Why This Recipe Works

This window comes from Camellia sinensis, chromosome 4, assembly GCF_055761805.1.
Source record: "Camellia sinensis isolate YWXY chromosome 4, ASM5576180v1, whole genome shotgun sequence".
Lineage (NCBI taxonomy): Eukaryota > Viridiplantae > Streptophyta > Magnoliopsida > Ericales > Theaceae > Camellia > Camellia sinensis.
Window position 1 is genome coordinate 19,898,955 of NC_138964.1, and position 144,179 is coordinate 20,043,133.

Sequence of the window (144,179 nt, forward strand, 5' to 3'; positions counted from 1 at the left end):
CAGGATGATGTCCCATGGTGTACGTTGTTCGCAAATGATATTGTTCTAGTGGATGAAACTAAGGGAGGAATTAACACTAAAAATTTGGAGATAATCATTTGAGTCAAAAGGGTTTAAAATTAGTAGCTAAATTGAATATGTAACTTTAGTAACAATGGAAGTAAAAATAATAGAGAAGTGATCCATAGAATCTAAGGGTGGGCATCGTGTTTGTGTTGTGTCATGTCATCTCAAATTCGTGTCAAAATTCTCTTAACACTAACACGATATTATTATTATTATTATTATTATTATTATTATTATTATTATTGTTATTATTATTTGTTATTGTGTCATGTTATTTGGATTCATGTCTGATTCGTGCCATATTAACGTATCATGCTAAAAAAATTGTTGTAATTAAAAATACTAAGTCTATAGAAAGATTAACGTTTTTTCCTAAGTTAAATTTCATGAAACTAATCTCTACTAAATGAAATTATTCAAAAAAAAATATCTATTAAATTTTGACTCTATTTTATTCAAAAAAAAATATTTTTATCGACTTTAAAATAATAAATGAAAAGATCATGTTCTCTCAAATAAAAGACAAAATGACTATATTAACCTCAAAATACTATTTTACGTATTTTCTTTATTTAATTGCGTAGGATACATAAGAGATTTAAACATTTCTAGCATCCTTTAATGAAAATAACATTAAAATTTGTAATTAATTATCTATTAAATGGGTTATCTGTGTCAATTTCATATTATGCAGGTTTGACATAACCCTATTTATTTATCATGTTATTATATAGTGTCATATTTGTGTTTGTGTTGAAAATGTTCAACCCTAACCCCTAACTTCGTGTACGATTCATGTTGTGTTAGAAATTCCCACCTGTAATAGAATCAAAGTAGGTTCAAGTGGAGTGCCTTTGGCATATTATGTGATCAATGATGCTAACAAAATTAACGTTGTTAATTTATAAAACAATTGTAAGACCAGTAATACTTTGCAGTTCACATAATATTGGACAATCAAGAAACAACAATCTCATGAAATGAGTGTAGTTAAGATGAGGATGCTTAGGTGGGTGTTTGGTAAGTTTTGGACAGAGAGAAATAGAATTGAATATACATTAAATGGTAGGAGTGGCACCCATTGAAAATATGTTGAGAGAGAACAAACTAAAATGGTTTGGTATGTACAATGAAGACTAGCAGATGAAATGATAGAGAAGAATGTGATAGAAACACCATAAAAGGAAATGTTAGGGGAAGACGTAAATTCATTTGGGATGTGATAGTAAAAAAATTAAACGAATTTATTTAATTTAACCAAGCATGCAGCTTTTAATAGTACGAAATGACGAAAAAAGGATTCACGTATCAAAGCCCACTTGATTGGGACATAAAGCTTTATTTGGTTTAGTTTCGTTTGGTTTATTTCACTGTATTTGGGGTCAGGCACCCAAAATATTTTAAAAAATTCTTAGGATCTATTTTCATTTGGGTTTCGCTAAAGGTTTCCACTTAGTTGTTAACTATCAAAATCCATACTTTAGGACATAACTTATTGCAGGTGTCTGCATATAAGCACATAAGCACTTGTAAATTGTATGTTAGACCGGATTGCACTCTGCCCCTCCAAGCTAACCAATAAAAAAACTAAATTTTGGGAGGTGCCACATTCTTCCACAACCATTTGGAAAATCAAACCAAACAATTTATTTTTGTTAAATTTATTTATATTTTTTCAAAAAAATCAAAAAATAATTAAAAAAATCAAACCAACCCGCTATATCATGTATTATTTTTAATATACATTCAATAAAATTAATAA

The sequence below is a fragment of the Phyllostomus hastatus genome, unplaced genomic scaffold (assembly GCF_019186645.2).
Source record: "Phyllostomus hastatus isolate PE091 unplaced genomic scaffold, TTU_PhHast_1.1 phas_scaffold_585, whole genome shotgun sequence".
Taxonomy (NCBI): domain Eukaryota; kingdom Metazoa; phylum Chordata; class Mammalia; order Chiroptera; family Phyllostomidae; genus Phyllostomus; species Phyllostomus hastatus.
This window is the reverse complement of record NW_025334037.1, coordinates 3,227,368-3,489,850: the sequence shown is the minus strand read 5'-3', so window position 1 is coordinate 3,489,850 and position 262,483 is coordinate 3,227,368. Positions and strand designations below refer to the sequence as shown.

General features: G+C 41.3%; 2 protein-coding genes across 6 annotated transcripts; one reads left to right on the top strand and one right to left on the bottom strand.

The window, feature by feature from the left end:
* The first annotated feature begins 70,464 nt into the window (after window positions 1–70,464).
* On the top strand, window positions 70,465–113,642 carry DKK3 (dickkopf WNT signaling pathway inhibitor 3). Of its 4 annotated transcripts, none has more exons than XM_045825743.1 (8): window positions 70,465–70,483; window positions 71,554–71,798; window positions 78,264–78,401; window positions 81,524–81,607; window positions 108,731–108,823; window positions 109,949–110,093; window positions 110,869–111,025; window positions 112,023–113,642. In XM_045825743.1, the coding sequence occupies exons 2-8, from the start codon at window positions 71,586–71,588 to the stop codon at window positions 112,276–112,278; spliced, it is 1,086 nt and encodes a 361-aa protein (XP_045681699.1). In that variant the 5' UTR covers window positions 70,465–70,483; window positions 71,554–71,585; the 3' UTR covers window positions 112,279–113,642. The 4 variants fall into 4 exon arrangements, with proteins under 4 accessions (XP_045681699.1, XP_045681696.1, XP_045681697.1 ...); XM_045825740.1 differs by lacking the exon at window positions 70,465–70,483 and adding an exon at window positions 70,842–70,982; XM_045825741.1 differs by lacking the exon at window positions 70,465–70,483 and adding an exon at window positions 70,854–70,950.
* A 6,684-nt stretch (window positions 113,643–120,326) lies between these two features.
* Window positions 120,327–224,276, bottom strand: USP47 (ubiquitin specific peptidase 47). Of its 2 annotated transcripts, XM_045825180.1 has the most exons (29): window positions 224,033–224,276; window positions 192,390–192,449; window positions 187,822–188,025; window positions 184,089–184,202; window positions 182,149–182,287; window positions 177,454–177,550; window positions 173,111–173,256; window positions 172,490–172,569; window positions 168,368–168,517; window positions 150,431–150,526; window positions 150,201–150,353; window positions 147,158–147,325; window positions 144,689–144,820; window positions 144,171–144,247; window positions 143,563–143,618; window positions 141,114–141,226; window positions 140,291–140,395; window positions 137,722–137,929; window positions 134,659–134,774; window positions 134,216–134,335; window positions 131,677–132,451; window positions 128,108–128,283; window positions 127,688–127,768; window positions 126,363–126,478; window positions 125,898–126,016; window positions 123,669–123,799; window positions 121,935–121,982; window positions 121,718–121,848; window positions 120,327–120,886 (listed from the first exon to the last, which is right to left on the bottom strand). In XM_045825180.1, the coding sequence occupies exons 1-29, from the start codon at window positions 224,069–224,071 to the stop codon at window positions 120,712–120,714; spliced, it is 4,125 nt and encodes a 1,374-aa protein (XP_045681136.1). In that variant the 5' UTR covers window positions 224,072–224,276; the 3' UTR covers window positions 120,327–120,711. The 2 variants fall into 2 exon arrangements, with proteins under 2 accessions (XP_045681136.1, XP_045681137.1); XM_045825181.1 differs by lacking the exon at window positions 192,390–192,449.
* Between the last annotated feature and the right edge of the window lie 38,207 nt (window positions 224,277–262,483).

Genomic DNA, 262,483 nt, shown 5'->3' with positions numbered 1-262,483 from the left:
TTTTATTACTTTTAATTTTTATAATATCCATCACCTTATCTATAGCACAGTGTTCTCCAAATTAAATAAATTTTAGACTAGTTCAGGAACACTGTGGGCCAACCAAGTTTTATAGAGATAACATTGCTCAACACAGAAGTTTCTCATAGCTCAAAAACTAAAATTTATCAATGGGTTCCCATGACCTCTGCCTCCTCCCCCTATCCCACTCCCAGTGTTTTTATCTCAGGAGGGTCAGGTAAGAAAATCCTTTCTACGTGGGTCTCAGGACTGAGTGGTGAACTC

Apple peels and cores contribute color and flavor to applesauce, but processing that kind of sauce usually requires a food mill. We wanted a fresh, clean-tasting, attractive sauce that wasn't marred by seeds and bits of skin, and we wanted to make it without specialty equipment. We chose McIntosh apples for their colorful skins, their balanced sweet/tart flavor, and their tendency to break down readily. We peeled and cored the apples and then cooked the peels and cores with a cup of water, mashing them occasionally to coax out their flavors and pigments. We then cooked the quartered apples in a separate saucepan with a small amount of water and sugar and a pinch of salt. We mashed the cooked apples, strained the pulpy peel-and-core mixture over the mashed apple mixture, and then stirred it all together. Enjoy the straightforward apple flavor of this sauce as is or add a pinch of cinnamon for a lightly spiced version.